This book provides a path-breaking study of the genesis, growth, gains, and dilemmas of women's movements in countries throughout the world. Its focus is on the global South, where women's movements have engaged in complex negotiations with national and international forces. It challenges widely held assumptions about the Western origins and character of local feminisms. The authors locate women's movements within the terrain from which they emerged by exploring their relationships with the state, civil society, and other social movements.
This fully revised second edition contains six new chapters by leading scholars of women and gender studies, on both individual countries and on several major regions of the world—Europe, Africa, Latin America, and the Maghreb. This balanced coverage enables readers to identify regional patterns and also learn from in-depth case studies. Women's Movements in the Global Era is essential reading for anyone interested in the global scope and implications of feminism.
Do Parents Matter?
By Robert A. LeVine
When it comes to parenting, more isn't always better-but it is always more tiring
In Japan, a boy sleeps in his parents' bed until age ten, but still shows independence in all other areas of his life. In rural India, toilet training begins one month after infants are born and is accomplished with little fanfare. In Paris, parents limit the amount of agency they give their toddlers. In America, parents grant them ever more choices, independence, and attention.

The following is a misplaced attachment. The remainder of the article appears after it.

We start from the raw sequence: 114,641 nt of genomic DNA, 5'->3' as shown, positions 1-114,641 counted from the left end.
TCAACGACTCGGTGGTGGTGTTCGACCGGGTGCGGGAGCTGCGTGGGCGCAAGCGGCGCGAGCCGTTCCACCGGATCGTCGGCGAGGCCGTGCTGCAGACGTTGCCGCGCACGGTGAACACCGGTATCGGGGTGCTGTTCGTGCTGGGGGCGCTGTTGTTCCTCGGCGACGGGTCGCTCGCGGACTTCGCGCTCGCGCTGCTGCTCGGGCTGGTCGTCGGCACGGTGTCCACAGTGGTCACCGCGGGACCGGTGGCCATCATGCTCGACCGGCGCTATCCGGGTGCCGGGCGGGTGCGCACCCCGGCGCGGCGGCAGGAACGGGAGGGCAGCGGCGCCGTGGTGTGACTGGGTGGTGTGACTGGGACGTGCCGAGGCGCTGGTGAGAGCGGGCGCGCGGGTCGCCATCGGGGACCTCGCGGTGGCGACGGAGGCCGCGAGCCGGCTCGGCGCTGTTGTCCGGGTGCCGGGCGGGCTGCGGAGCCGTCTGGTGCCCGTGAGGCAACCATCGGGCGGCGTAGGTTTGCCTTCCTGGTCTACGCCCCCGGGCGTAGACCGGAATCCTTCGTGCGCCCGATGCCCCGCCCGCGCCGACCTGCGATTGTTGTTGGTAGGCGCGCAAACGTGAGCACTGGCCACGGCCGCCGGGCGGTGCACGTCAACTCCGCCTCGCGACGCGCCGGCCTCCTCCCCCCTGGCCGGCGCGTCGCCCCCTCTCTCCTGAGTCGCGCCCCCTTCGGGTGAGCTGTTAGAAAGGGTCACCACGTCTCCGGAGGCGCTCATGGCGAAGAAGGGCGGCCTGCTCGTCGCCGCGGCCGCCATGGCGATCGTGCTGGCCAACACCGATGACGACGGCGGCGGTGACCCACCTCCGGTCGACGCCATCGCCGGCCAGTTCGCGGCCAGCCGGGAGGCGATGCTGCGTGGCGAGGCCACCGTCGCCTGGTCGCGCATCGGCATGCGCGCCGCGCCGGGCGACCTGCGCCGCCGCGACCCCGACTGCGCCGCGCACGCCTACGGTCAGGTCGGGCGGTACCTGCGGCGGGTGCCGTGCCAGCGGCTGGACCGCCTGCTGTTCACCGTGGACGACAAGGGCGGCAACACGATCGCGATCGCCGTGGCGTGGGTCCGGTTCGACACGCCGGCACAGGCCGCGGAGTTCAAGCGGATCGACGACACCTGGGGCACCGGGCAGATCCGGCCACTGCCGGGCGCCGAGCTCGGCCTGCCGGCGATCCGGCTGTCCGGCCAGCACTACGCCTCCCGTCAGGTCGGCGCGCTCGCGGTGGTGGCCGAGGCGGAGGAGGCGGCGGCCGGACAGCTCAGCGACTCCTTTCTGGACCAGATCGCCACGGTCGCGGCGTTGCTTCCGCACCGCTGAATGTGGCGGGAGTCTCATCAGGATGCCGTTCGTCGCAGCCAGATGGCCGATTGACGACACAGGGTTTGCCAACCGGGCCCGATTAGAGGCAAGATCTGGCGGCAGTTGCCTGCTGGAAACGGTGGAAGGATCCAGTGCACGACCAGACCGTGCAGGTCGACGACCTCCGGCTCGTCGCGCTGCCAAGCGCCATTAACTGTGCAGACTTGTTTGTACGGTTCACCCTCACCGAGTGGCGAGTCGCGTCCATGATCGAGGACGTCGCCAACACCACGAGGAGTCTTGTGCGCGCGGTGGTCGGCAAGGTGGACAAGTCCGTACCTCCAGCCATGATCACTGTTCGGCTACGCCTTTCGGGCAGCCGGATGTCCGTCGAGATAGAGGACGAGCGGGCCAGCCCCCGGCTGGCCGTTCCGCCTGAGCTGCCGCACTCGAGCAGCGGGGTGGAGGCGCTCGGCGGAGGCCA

Given our approach to parenting, is it any surprise that American parents are too frequently exhausted?
Over the course of nearly fifty years, Robert and Sarah LeVine have conducted a groundbreaking, worldwide study of how families work. They have consistently found that children can be happy and healthy in a wide variety of conditions, not just the effort-intensive, cautious environment so many American parents drive themselves crazy trying to create. While there is always another news article or scientific fad proclaiming the importance of some factor or other, it's easy to miss the bigger picture: that children are smarter, more resilient, and more independent than we give them credit for.
Do Parents Matter? is an eye-opening look at the world of human nurture, one with profound lessons for the way we think about our families.
By Michael S. Kimmel
Privilege is about more than being white, wealthy, and maleas Michael Kimmel, Abby Ferber, and a range of contributors make clear in this timely anthology. In an era when diversity” is too often shorthand for of color” and/or female,” the personal and analytical essays in this collection explore the multifaceted nature of social location and consider how gender, class, race, sexual orientation, (dis)ability, and religion interact to create nuanced layers of privilege and oppression. The individual essaystaken togetherguide students to a deep understanding of the dynamics of diversity and stratification, advantage, and power.
The fourth edition features thirteen new essays that help students understand the intersectional nature of privilege and oppression and has new introductory essays to contextualize the readings. These enhancements, plus the updated pedagogical features of discussion questions and activities at the end of each section, encourage students to examine their own beliefs, practices, and social location.